When I did finally get the VTBook installed on another laptop, I followed the directions perfectly. The included quick guide walked me through the steps of installing the software first, then powering down my machine before inserting the VTBook card and turning the machine back on.

The VTBook isn't complete without the VT MultiDisplay software. This little app allows you to create display profiles, add shortcut keys, and generally tweak your display properties.

One feature I really enjoy is the two extra buttons that appear at the top right of every open window - these buttons allow me to a.) maximize the window across multiple displays or b) move that window to another monitor quickly.

I was lucky enough to hook up my VTBook to a monitor that supported the DVI cable. The image on that external monitor looked better than the image on my laptop screen. It was easier to read and just looked sharper.

Past that, the VT MultiDisplay software also allowed me to set options for how I wanted my screensaver and wallpaper to perform across monitors.

If you use a laptop and believe in the blissful power of multiple monitors, then the VTBook PC card is definitely worth a look. The $249 price may cause a few to trip, but if you need a flexible external video utility to complement your laptop, it's worth it.

Logitech QuickCam for Notebooks

I've never had much need for a Webcam. I've dabbled with them to call family members, but the newness wears off soon and it's just easier to talk over the phone.

I've always heard good things about Logitech's line of portable video cameras that stick on top of laptop monitors, so I was excited to receive one for testing with my recent trial of Adobe Acrobat Connect.

Logitech offers several models on their site, but I received the QuickCam for Notebooks that retails for $39.99.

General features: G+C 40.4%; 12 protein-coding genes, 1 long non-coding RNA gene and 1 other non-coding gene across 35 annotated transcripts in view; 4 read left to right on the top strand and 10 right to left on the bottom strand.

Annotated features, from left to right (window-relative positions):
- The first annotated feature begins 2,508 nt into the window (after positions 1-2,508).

The guide was simple and I followed the instructions to install it without a hitch. It did require a reboot of the laptop.

The camera "clips" on top of your laptop screen with an ingenious spring-loaded type of mechanism. A small rubber foot protects your screen and I wasn't worried about it falling off. The QuickCam plugs into your laptop via a single USB cord.

That cord handles both video and audio, since the QuickCam includes a small microphone. I was able to get a small video recorded within a few minutes past installation. I then had the option to save the video to an "album," or the Logitech software could actually attach it directly to an e-mail message if I wanted to send it to someone (just watch the file size on videos, they can get big quick).

The QuickCam can capture video in 640x480 resolution which is adequate quality for capturing those impromptu Hollywood moments. It can also capture pictures at 1.3 mega pixels.

The QuickCam for Notebooks will work with most of the popular chat services out there like Skype, Yahoo! Messenger, and AOL. Logitech also has their own service called VideoCall for Broadband that's reasonably priced (they also offer a 30-day trial).

If you have been considering the thrill of video chatting on your laptop, take a serious look at the Logitech line of Quickcams - I'm certain you'll find one that you like.